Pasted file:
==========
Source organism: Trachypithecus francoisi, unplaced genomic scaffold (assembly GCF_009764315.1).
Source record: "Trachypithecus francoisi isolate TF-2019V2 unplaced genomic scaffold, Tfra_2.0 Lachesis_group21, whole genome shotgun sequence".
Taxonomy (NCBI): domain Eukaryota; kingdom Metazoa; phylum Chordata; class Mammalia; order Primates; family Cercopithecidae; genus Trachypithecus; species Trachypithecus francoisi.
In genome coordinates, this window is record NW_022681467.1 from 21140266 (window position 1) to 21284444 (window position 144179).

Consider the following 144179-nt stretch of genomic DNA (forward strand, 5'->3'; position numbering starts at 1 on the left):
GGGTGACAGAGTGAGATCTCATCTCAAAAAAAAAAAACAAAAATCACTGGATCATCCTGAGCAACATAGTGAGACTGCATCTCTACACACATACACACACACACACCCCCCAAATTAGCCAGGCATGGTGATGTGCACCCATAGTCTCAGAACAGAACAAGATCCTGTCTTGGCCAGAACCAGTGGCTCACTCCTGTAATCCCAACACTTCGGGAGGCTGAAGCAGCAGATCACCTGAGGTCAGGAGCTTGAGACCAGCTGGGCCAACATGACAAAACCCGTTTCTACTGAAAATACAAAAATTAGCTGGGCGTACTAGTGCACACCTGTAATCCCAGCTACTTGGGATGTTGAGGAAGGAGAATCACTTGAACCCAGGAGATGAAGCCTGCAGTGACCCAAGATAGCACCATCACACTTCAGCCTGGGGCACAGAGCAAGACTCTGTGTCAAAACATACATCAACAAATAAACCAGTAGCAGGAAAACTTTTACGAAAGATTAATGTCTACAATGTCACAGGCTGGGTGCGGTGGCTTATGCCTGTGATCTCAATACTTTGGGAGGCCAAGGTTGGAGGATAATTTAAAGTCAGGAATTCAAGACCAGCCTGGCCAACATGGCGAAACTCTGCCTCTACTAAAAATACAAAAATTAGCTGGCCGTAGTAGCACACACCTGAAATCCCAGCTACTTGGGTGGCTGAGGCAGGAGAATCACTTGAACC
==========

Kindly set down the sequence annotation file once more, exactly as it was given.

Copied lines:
Source organism: Trachypithecus francoisi, unplaced genomic scaffold (assembly GCF_009764315.1).
Source record: "Trachypithecus francoisi isolate TF-2019V2 unplaced genomic scaffold, Tfra_2.0 Lachesis_group21, whole genome shotgun sequence".
Taxonomy (NCBI): domain Eukaryota; kingdom Metazoa; phylum Chordata; class Mammalia; order Primates; family Cercopithecidae; genus Trachypithecus; species Trachypithecus francoisi.
In genome coordinates, this window is record NW_022681467.1 from 21140266 (window position 1) to 21284444 (window position 144179).

Consider the following 144179-nt stretch of genomic DNA (forward strand, 5'->3'; position numbering starts at 1 on the left):
GGGTGACAGAGTGAGATCTCATCTCAAAAAAAAAAAACAAAAATCACTGGATCATCCTGAGCAACATAGTGAGACTGCATCTCTACACACATACACACACACACACCCCCCAAATTAGCCAGGCATGGTGATGTGCACCCATAGTCTCAGAACAGAACAAGATCCTGTCTTGGCCAGAACCAGTGGCTCACTCCTGTAATCCCAACACTTCGGGAGGCTGAAGCAGCAGATCACCTGAGGTCAGGAGCTTGAGACCAGCTGGGCCAACATGACAAAACCCGTTTCTACTGAAAATACAAAAATTAGCTGGGCGTACTAGTGCACACCTGTAATCCCAGCTACTTGGGATGTTGAGGAAGGAGAATCACTTGAACCCAGGAGATGAAGCCTGCAGTGACCCAAGATAGCACCATCACACTTCAGCCTGGGGCACAGAGCAAGACTCTGTGTCAAAACATACATCAACAAATAAACCAGTAGCAGGAAAACTTTTACGAAAGATTAATGTCTACAATGTCACAGGCTGGGTGCGGTGGCTTATGCCTGTGATCTCAATACTTTGGGAGGCCAAGGTTGGAGGATAATTTAAAGTCAGGAATTCAAGACCAGCCTGGCCAACATGGCGAAACTCTGCCTCTACTAAAAATACAAAAATTAGCTGGCCGTAGTAGCACACACCTGAAATCCCAGCTACTTGGGTGGCTGAGGCAGGAGAATCACTTGAACC